My point is that a valveless driven turbine, while operating at lower pressure ratio, and accepting some inlet loss, avoids compressor and transmission losses. I don't know whether this will be at an advantageous level -- but suspect it may be possible for small stationary engine sizes. By the way, I don't believe that Capstone has defined the only commercial niche for small turbines at their lower size limit of 35 Kw, and note that their efficiency claims include cogeneration heat use -- that certainly would boost pulsejet efficiency figures as well. :D

My primary disagreement with your discussion came when you used an example of an air tank with two valves, one venting to atmosphere, the other, attached to a turbine wheel, and stated that a valveless pulsejet could likewise therefore only utilize 50% of the available pressure. It seems to me that a conventional turbojet engine also has an inlet hole and an exhaust hole, and by that logic would not go anywhere. It's what is going on inside any jet engine that makes a difference. Neither type is the analog of an air tank with two outlets. In fact a valveless pulsejet IS a compressor (that's its function), fed by fuel, with (like a piston compressor) pulsing directional output, and using as somewhat leaky valves, acoustic effects to give a balance of positive thrust. It's a very poor valveless pulsejet that has equal flow out both inlet and exhaust like a two hole air tank. In fact I've yet to find results posted in these forums of a valveless -- even an unbent linear -- with no effective thrust, though I'm sure it's possible (this ought to generate a slew of links to suitable candidates :lol: )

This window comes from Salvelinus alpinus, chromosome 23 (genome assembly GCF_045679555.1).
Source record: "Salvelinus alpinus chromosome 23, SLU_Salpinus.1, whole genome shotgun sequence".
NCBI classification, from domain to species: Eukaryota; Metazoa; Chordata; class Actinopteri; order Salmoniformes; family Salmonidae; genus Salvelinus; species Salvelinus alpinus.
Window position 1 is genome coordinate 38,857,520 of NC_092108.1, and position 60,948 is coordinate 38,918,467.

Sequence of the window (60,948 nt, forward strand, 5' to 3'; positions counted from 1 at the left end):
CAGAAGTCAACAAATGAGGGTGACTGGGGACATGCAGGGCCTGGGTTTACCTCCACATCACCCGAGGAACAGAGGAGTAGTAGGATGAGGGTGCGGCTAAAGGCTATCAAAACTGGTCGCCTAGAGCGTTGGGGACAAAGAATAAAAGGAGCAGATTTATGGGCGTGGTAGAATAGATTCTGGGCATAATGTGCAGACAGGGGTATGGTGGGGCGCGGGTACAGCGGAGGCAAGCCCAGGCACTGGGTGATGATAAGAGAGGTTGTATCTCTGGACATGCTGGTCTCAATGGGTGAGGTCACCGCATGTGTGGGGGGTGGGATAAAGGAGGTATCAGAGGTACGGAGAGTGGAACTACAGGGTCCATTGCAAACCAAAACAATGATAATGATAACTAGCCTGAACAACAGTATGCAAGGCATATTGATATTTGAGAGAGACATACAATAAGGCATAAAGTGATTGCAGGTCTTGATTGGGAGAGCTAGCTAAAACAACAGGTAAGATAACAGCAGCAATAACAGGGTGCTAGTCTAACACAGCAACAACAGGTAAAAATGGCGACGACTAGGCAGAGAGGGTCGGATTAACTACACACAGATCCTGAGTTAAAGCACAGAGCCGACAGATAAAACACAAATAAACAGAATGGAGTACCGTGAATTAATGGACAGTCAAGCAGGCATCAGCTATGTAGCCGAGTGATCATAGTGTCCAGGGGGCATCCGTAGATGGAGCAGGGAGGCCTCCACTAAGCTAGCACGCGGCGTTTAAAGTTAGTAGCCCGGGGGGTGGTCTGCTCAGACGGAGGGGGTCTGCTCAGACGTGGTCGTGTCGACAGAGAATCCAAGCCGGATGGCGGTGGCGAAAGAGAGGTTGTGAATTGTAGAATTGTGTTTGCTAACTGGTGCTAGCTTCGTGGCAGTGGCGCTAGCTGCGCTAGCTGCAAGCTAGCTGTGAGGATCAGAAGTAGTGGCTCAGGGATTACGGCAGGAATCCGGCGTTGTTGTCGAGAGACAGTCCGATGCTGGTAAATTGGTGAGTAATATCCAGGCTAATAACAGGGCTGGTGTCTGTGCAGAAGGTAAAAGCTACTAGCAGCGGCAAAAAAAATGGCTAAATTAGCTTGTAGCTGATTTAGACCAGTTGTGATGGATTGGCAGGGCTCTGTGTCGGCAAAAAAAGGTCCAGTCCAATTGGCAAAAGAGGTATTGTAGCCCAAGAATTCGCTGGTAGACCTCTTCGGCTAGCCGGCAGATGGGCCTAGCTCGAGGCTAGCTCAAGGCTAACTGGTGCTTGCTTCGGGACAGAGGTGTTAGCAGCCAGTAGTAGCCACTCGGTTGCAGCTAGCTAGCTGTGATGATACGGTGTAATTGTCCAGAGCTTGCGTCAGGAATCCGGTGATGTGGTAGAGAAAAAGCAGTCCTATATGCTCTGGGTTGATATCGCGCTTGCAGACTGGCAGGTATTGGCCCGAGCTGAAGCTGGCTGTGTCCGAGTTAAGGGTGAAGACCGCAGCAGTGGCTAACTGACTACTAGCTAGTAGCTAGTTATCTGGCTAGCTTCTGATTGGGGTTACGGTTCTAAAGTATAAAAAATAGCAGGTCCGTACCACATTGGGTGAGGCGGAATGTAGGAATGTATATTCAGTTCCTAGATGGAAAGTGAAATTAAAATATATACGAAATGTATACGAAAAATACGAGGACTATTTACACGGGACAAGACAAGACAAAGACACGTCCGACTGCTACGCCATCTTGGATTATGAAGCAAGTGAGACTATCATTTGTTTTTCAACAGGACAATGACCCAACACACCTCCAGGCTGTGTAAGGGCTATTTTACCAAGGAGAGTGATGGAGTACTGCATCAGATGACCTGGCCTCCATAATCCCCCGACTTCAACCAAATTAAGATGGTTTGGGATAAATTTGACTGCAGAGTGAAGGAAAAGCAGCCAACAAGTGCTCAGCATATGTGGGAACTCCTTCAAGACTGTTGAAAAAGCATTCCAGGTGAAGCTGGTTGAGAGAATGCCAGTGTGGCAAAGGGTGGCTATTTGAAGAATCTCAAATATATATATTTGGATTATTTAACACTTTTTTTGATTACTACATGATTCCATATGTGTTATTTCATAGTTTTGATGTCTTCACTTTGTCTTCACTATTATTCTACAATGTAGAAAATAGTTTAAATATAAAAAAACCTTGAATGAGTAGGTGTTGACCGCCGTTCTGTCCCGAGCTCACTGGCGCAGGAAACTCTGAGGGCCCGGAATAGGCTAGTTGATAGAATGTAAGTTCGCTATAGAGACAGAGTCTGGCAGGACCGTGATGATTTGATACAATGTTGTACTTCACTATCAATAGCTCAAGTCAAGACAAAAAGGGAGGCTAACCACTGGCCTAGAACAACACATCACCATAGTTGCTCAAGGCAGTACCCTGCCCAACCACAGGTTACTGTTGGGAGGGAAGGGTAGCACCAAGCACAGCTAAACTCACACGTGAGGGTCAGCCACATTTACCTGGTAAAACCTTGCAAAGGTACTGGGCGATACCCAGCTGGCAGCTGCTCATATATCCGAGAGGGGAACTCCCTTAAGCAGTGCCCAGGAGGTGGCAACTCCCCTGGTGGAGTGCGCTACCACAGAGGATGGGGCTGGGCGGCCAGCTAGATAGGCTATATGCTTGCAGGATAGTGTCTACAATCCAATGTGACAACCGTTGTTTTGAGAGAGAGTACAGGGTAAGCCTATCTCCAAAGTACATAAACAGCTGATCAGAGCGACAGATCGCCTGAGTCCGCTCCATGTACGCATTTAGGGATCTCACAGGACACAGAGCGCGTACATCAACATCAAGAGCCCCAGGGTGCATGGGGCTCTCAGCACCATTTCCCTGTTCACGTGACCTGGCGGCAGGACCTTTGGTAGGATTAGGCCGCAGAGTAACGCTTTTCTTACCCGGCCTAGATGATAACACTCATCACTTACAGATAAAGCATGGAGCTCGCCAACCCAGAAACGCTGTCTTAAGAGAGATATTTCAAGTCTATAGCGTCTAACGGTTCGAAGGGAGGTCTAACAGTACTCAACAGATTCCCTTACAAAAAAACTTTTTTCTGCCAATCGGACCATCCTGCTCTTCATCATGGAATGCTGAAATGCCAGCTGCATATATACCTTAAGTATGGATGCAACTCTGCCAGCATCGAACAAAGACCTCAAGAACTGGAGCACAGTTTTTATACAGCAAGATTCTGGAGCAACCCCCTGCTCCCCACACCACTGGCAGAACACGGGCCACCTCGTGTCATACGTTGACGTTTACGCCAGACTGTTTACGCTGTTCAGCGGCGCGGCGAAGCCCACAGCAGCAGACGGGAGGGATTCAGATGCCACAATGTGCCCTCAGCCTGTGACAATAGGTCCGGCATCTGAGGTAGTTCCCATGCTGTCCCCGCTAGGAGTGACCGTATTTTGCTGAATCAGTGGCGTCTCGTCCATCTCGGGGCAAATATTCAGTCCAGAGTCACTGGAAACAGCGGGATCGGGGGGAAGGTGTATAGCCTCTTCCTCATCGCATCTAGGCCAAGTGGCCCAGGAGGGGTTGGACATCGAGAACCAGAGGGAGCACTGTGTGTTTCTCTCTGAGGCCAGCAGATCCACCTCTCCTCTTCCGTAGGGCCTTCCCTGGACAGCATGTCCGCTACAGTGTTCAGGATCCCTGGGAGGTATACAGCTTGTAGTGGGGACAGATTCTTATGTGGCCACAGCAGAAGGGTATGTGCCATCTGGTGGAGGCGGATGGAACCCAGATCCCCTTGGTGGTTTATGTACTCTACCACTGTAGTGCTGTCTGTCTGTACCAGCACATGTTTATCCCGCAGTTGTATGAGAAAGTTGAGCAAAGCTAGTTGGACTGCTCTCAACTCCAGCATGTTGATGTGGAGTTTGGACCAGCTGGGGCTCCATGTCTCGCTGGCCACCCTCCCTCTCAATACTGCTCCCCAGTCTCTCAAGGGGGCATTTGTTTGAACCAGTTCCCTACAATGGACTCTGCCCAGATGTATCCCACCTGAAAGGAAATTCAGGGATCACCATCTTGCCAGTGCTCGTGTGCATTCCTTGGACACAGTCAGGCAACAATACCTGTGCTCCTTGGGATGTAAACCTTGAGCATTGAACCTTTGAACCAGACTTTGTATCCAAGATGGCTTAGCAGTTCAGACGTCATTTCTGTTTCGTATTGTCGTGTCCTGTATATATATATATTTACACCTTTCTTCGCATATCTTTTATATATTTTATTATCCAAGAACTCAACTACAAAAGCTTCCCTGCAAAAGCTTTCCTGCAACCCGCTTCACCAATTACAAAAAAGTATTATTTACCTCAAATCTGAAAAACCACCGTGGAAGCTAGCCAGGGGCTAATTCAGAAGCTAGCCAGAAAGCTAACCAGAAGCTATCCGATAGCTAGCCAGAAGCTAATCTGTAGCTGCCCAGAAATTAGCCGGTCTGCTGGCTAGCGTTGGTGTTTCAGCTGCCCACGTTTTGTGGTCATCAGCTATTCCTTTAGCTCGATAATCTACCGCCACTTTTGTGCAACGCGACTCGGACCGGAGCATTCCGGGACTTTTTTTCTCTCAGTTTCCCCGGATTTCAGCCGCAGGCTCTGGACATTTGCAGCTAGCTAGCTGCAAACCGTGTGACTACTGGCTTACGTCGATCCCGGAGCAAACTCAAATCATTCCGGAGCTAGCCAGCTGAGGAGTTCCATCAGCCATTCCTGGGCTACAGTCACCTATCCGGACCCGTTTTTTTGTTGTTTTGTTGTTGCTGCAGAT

Finally, the Reynst engine, though a wonderful mystery, in my very humble and definitely inexperienced opinion, is basically a two holer with a concentric configuration, using fairly complex deflector shields to try to enforce separation between exhaust pipe and intake manifold -- whether this does actually prevent pressurizing the inlet and creating some suction in the exhaust at some stage in the cycle I'm truly unqualified to say. I'd want to build and test one myself before totally accepting the lore of this engine, just as I did with the Tesla disk turbine. But like a valveless, it does in fact have inlet and outlet, two holes, but like a valveless and conventional turbojet, should not therefore be reduced to an air tank analogy.